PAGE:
For marketers who’ve made their living on tricking search engines and gaming the system in order to secure web traffic, penguins are turning out to be mighty fierce birds. Google released Penguin 2.0 last week, its toughest algorithm yet in the search engine giant’s quest to reward websites that deliver quality content and punish sites that try to buy their way to the top of search rankings.

As you might know, Penguin is Google’s webspam algorithm, designed to find black hat web spam and target and address it. The bigger picture is that Google is trying to make the Internet a better place – a place where quality content rises to the top.

According to Google webspam guru Matt Cutts, Penguin 2.0 will affect 2.3 percent of English queries. When you consider that previous updates to Penguin affected less than one percent of English searches, you can understand how impactful this update is. Specifically, Penguin 2.0 is cracking down on black hat techniques, the manipulative efforts to find loopholes in the Google algorithm to trick the search engine into ranking a site higher. For a lot of SEOs this has been their bread and butter, but they’re going to have to change. So-called link spam – buying links in order to make your website appear more popular – is always a Google target, and Penguin 2.0 cracks down hard on that. And interestingly, Matt Cutts specifically mentioned that advertorials and native advertising, a very popular tactic lately, is in the crosshairs. Paying for content placements, such as sponsored posts on blogs, is not going to be accepted as a way to drive SEO results.

Search Engine Land reports that some of the biggest losers under Penguin 2.0 are porn sites, notorious for actively working to trick search algorithms.

There are steps you can take to make sure you don’t suffer the same fate. Primary among these steps is content creation – by creating a steady flow of content for your site, especially on the home page, you can keep crawlers coming back day after day, negating the need to trick the spiders. Of course, this requires an ongoing effort and commitment. There are also smart (ethical) linking strategies you should embrace, linking externally at least half as often as you link within your site. Another smart tactic that isn’t resource intensive is the creation of additional landing pages – entryways into your site that appeal directly to external audiences.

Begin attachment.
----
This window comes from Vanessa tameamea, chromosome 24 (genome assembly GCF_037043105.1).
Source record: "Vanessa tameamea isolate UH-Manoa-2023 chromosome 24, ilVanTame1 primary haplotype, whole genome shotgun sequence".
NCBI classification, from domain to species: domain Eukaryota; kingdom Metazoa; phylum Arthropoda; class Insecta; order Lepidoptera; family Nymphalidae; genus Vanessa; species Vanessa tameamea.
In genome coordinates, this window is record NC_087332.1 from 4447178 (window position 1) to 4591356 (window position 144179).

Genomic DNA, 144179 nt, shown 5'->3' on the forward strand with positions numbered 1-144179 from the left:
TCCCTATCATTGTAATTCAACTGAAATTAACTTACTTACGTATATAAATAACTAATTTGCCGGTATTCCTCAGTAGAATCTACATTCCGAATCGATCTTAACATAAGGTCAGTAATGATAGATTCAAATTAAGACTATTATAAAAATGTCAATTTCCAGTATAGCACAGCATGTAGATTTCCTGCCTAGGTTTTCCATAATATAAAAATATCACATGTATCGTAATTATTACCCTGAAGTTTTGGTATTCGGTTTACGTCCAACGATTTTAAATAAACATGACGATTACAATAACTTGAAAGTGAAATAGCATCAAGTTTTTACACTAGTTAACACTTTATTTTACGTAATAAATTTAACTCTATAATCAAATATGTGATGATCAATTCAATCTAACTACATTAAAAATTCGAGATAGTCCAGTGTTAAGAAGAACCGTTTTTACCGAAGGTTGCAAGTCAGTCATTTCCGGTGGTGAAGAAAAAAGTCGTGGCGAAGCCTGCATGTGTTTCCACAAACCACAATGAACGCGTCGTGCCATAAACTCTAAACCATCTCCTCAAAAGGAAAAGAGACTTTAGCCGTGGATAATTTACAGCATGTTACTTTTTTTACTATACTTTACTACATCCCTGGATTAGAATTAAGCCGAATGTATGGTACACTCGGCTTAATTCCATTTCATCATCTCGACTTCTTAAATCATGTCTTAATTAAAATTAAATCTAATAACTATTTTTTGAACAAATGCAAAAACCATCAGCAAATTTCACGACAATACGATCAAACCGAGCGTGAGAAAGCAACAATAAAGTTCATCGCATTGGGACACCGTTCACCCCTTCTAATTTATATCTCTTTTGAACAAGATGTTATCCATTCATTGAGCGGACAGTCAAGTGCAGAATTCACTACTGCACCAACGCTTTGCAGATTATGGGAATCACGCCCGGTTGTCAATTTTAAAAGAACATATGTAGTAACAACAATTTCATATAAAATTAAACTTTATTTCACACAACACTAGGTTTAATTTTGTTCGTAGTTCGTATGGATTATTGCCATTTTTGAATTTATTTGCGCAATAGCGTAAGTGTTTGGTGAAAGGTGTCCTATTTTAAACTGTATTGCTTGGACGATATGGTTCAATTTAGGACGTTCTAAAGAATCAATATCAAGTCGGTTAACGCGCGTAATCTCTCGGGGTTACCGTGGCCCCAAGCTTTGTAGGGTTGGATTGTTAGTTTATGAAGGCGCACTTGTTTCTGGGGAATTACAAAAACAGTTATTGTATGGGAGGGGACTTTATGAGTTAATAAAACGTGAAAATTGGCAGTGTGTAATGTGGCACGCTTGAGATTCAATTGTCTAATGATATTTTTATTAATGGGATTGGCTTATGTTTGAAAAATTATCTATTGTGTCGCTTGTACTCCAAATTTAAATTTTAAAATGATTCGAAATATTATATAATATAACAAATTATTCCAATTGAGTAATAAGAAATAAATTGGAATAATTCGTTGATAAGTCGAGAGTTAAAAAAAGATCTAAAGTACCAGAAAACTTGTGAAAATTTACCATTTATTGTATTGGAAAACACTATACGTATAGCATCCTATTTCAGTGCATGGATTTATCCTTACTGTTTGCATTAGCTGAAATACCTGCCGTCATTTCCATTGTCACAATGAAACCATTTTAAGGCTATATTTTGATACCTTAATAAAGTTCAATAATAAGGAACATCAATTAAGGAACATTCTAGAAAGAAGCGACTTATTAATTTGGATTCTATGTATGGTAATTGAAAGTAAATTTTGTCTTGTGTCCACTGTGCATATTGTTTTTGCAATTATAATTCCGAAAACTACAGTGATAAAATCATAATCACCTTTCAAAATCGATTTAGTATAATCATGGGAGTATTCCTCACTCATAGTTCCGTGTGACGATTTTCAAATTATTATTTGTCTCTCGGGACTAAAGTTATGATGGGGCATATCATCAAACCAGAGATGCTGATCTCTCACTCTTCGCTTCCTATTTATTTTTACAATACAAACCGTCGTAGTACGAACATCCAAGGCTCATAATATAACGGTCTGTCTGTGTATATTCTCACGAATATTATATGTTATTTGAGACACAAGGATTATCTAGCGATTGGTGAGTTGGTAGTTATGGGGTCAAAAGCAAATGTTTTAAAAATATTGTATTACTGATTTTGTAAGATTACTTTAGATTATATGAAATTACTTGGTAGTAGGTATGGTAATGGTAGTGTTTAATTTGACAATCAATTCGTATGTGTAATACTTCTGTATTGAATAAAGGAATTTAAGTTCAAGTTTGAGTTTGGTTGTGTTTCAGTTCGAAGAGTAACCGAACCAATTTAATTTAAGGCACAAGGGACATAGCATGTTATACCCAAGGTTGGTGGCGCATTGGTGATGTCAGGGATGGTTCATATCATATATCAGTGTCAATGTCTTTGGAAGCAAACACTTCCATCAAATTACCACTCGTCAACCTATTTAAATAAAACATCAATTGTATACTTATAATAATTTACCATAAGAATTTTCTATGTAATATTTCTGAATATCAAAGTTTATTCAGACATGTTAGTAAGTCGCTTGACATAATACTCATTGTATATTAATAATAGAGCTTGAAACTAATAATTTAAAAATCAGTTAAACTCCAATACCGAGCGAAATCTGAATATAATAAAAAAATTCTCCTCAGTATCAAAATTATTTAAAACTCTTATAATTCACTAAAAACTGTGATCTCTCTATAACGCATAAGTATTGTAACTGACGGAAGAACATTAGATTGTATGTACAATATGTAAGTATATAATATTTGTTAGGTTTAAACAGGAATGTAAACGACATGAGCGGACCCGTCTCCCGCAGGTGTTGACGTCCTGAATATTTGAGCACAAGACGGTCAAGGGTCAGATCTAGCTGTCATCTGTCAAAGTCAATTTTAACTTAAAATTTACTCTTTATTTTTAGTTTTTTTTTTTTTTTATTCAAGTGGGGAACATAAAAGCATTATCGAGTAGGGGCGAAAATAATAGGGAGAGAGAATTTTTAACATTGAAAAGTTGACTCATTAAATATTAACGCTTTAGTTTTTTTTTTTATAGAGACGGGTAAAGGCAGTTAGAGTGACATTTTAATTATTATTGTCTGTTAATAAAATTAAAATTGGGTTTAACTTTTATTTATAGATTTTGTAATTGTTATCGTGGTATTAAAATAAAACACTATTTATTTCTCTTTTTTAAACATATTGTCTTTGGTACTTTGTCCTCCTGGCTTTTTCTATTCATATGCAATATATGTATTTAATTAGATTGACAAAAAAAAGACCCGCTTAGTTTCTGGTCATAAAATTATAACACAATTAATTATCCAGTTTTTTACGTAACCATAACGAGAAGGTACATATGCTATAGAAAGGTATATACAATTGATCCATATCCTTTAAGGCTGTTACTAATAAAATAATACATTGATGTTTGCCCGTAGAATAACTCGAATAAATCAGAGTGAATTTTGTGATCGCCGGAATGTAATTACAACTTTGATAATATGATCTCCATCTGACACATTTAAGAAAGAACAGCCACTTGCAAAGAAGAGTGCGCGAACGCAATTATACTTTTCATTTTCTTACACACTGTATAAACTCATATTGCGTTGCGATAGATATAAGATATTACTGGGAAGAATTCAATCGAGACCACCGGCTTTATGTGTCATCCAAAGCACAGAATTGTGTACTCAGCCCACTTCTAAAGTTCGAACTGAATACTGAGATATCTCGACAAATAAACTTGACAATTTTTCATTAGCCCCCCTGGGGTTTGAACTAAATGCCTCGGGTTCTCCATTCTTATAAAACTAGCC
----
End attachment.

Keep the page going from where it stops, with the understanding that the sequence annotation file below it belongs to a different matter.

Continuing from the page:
Yes, content creation is at the center of all this; again, Google is trying to make the Internet more information-rich. SEO practitioners tend to poo-poo the value of content marketing; they argue that SEO has always been about content, and that is obviously true … as far as it goes. Old school SEO sought to game the system with crappy content and link farms – the goal was never to educate or entertain the audience. Rather, their focus was on compiling as many links as possible and loading their site with keywords.

Over the last 18 months, Google has been on a siege against those tactics, and a lot of old school SEO folks are scrambling. As I wrote recently, there is a balance to be found between the art and science of content creation, and Google is using science to reward art; Google can do this because of the place it occupies at the top of the Internet.

It means that content that is driven purely by SEO factors is less valuable today than it was a week ago. It means that writing for human beings rather than search spiders is more important than ever. This is the direction we’re heading, and it’s good news for marketers looking to create a real connection with their audience.  But for those who’ve been focused on SEO, it also means changing tactics to meet the new reality – you’ve got to earn your way to the top.